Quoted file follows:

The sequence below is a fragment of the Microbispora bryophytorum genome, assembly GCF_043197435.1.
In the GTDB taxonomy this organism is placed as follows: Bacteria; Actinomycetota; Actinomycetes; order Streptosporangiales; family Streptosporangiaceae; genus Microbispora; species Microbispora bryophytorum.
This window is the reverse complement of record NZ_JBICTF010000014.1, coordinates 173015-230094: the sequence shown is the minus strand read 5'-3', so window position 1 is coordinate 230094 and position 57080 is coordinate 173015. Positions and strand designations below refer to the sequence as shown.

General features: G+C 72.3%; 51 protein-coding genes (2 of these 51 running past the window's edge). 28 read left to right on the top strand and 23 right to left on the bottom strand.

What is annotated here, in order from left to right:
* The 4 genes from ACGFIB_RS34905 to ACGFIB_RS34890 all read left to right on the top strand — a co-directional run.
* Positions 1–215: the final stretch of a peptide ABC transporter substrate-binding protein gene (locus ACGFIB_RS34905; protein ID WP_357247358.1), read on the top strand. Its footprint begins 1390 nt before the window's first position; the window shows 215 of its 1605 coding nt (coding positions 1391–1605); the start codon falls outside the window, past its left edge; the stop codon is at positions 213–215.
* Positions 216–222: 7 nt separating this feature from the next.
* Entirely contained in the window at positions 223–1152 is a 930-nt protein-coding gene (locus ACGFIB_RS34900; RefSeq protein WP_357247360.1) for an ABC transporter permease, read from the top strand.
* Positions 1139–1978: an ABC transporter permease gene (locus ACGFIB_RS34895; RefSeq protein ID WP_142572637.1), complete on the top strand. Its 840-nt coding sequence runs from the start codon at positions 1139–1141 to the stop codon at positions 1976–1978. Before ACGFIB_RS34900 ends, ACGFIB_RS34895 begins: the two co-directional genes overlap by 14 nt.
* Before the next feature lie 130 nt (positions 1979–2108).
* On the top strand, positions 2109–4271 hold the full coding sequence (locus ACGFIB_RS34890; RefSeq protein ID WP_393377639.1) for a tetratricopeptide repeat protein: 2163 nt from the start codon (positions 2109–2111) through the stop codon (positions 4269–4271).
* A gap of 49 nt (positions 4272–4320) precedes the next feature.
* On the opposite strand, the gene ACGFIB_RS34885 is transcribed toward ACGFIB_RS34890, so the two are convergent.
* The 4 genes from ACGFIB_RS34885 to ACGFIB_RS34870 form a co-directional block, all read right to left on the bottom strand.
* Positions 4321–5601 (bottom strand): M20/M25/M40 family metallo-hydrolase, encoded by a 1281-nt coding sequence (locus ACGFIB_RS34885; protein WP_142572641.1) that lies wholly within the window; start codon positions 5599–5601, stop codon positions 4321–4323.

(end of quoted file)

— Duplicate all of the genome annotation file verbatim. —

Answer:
The sequence below is a fragment of the Microbispora bryophytorum genome, assembly GCF_043197435.1.
In the GTDB taxonomy this organism is placed as follows: Bacteria; Actinomycetota; Actinomycetes; order Streptosporangiales; family Streptosporangiaceae; genus Microbispora; species Microbispora bryophytorum.
This window is the reverse complement of record NZ_JBICTF010000014.1, coordinates 173015-230094: the sequence shown is the minus strand read 5'-3', so window position 1 is coordinate 230094 and position 57080 is coordinate 173015. Positions and strand designations below refer to the sequence as shown.

General features: G+C 72.3%; 51 protein-coding genes (2 of these 51 running past the window's edge). 28 read left to right on the top strand and 23 right to left on the bottom strand.

What is annotated here, in order from left to right:
* The 4 genes from ACGFIB_RS34905 to ACGFIB_RS34890 all read left to right on the top strand — a co-directional run.
* Positions 1–215: the final stretch of a peptide ABC transporter substrate-binding protein gene (locus ACGFIB_RS34905; protein ID WP_357247358.1), read on the top strand. Its footprint begins 1390 nt before the window's first position; the window shows 215 of its 1605 coding nt (coding positions 1391–1605); the start codon falls outside the window, past its left edge; the stop codon is at positions 213–215.
* Positions 216–222: 7 nt separating this feature from the next.
* Entirely contained in the window at positions 223–1152 is a 930-nt protein-coding gene (locus ACGFIB_RS34900; RefSeq protein WP_357247360.1) for an ABC transporter permease, read from the top strand.
* Positions 1139–1978: an ABC transporter permease gene (locus ACGFIB_RS34895; RefSeq protein ID WP_142572637.1), complete on the top strand. Its 840-nt coding sequence runs from the start codon at positions 1139–1141 to the stop codon at positions 1976–1978. Before ACGFIB_RS34900 ends, ACGFIB_RS34895 begins: the two co-directional genes overlap by 14 nt.
* Before the next feature lie 130 nt (positions 1979–2108).
* On the top strand, positions 2109–4271 hold the full coding sequence (locus ACGFIB_RS34890; RefSeq protein ID WP_393377639.1) for a tetratricopeptide repeat protein: 2163 nt from the start codon (positions 2109–2111) through the stop codon (positions 4269–4271).
* A gap of 49 nt (positions 4272–4320) precedes the next feature.
* On the opposite strand, the gene ACGFIB_RS34885 is transcribed toward ACGFIB_RS34890, so the two are convergent.
* The 4 genes from ACGFIB_RS34885 to ACGFIB_RS34870 form a co-directional block, all read right to left on the bottom strand.
* Positions 4321–5601 (bottom strand): M20/M25/M40 family metallo-hydrolase, encoded by a 1281-nt coding sequence (locus ACGFIB_RS34885; protein WP_142572641.1) that lies wholly within the window; start codon positions 5599–5601, stop codon positions 4321–4323.